Situation at 20:00- Overnight the Watch-on-Deck was kept busy conducting single watch tacks as the Ship maintained a position Nor’East of Broken Bay.Morning brief saw Salty Sea Dog Bullet once again regale the Youth Crew with the nautical origins of everyday sayings, and Engineer Rags extract his pound of flesh in return for gear found sculling.As the Ship shaped a course into Broken Bay, Captain John put the Youth Crew through their paces with setting and furling drills.This was the last check prior to command day and all three watches proved convincingly that they are capable of safely and efficiently setting, trimming and furling each of YOUNG ENDEAVOUR’s square andfore-and-aft sails. Prior to anchoring, all hands turned to at happy hour which included a Staff mess disco (well done Stony). The Ship sailed to anchor off Walker Point in 12 meters of water and only a short distance from the National Fitness Camp which was kind enough to allow us the use of its beach. Watch Officer Bullet ferried allhands ashore for a game of beach Cricket and a swim.The Youth Crew have just completed their command day elections (congratulations Captain Steve) and are busy picking thebrains of their Staff Crew counterparts. Tomorrow at 13:00 they will assumne command of YOUNG ENDEAVOUR and sail the Ship through a series of waypoints enroute to their destination at Hunters Bay in Sydney Harbour. The wind is forecast to be Southerly at 25-30 kts so they will have their work cut out for them as they will have to battle head winds all the way.YOUNG ENDEAVOUR Fact File: The Ship can fly over 800 square meters of sail. The single largest sail is the Drifter (141.5 sq m)which replaces the Jib in very light airs. The biggest square sail is the Course (97.9 sq m).YOUNG ENDEAVOUR Glossary: Back- To back a sail is to fill it with wind on the wrong side.The effect is to drive the ship backwards instead of forwards. A sail is then said to be ‘aback’ and if not planned, the ship is said to be ‘taken aback’. Luff- A sail is said to luff when its leading edge (or luff) starts to fill with wind fromthe wrong side. The edge of the sail starts to flap and is said to be ‘luffing’. Any further turn towards the wind will put the sail aback.Thought of the day: Not everything is good because it is old nor poems always bad by being new. Good people try both before theymake their choice, while fools but take the view of others.Sanskrit.Yours, AyeJohn CowanLCDR, RANHello everybody, weather is here, wish you were beautiful. Having a great time here, most of the people are pretty good some are great and so are the Staff. Had a rave today which was fun, command day is tomorrow and I have ended up as a watch leader which will be interesting. See you all when I get back. Special hellos to Caroline, Dad, Sarah, Dylan, Ashley, Caravan Dan and the Kung Fu people.Benjamin MorganHi Mum, Dad, Andrew and Sarah. I am having a fantastic time, meeting lots of fun and interesting people. I have been elected watch leader of command day, looking forward to the challenge. A very special hello and happy birthday to Vosie have a good one champ. Lot of love,Cam.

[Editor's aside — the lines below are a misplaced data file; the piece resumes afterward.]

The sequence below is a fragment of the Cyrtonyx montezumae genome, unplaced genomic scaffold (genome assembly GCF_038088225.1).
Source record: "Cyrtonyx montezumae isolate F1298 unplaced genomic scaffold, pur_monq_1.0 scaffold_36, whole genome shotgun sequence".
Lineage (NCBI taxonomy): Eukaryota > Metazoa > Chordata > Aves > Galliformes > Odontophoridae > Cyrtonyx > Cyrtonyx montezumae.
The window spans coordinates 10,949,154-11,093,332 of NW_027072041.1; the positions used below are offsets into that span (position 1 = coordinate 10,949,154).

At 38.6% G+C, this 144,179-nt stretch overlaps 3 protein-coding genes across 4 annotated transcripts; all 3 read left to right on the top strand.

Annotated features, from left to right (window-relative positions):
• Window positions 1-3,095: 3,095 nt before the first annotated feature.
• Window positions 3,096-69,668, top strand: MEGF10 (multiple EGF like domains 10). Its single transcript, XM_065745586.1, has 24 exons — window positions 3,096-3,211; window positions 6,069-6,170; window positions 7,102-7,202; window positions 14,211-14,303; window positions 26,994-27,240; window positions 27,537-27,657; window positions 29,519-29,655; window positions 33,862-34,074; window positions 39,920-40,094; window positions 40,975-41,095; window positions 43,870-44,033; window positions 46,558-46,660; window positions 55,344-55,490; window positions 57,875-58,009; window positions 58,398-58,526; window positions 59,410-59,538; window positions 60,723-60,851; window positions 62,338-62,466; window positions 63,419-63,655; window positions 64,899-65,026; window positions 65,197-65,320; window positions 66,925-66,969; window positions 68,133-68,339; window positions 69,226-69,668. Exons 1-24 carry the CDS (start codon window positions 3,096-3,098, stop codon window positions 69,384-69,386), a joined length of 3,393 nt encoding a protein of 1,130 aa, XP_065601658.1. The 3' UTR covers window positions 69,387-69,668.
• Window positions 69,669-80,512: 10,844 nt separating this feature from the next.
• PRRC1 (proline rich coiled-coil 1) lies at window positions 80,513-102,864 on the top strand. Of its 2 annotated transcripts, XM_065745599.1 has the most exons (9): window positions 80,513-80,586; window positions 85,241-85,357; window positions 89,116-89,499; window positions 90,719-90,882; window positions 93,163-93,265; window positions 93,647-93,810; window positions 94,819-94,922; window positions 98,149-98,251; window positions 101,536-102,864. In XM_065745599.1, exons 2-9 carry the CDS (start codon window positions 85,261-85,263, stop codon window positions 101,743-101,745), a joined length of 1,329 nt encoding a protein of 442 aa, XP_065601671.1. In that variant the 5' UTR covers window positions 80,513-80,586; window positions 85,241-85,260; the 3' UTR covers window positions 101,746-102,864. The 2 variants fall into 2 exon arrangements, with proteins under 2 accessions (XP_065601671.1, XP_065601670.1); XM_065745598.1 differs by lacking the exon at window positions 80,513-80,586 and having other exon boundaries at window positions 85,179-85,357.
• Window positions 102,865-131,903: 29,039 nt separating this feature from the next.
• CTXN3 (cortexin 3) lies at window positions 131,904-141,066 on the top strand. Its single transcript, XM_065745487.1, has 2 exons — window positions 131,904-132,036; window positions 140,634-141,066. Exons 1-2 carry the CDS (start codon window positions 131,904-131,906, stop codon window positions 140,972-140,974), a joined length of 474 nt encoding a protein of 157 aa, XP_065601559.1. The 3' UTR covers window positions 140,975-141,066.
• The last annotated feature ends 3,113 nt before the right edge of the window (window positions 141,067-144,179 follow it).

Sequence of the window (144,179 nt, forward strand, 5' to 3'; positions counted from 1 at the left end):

At anchor in Broken Bay Wind: Nor'East at 10 kts, Sky: 1/8 cloud and smokey, Temp: 22c.
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Day 2 found the ship tucked away nice and snug in the lee of the lovely, Mud Island in Moreton Bay. Hands were called at 0630 and the youth crew's presence was kindly requested topside for a bit of move and shake, for our first early morning activity. Then it was away to wash and eat before morning brief took place on the bridge after the formalities of our Colours ceremony at 0800. Dion hatched the plan for the day and then Theresa (our lifesaving and safety equipment expert) took charge for a collective closer look at said lifesaving equipment. Whilst that was happening, remaining staff weighed anchor under a gorgeous blue and sun drenched day and we commenced our pilotage out of Moreton Bay - with Emma the Navigator as our trusty Pilot. Once Theresa had completed her briefing, youth crew turned-to cleaning stations, or as we call it, "happy hour". Whales, turtles and dolphins frolicked as we sailed past them and then out into the Coral Sea we went. A large cargo ship tooted their horn, 'adieu', and we responded in kind. All the while our sea puppies set and furled the sails, had a wee break for lunch, then continued with same all afternoon. Finally, when watch leaders gave me the nod, I gave Dion a wink and he called the ship to tacking stations. Ladies and gents, boys and girls, it was with almost mechanical precision that this youth crew of ours, performed their duties in a well oiled fashion, and they did tack this ship, back and forth, several times to drill and practice the required actions to manouevre this beautiful ship through the wind. I was well impressed. Bravo I said, then Dion stood them down for half an hour. Dinner was taken at 1715, then the youth crew turned-to sea watches, to assist with navigational safety overnight, whilst the others slept soundly. Each watch would take a four hour trick to follow the navigation plan by helm, keep lookout duties and conduct hourly rounds throughout the night. Additionally they would consolidate sail handling and climbing procedures. If they didn't know, now they know - This here is a working ship and we have no passengers embarked. Captain Adam Charlie Farley+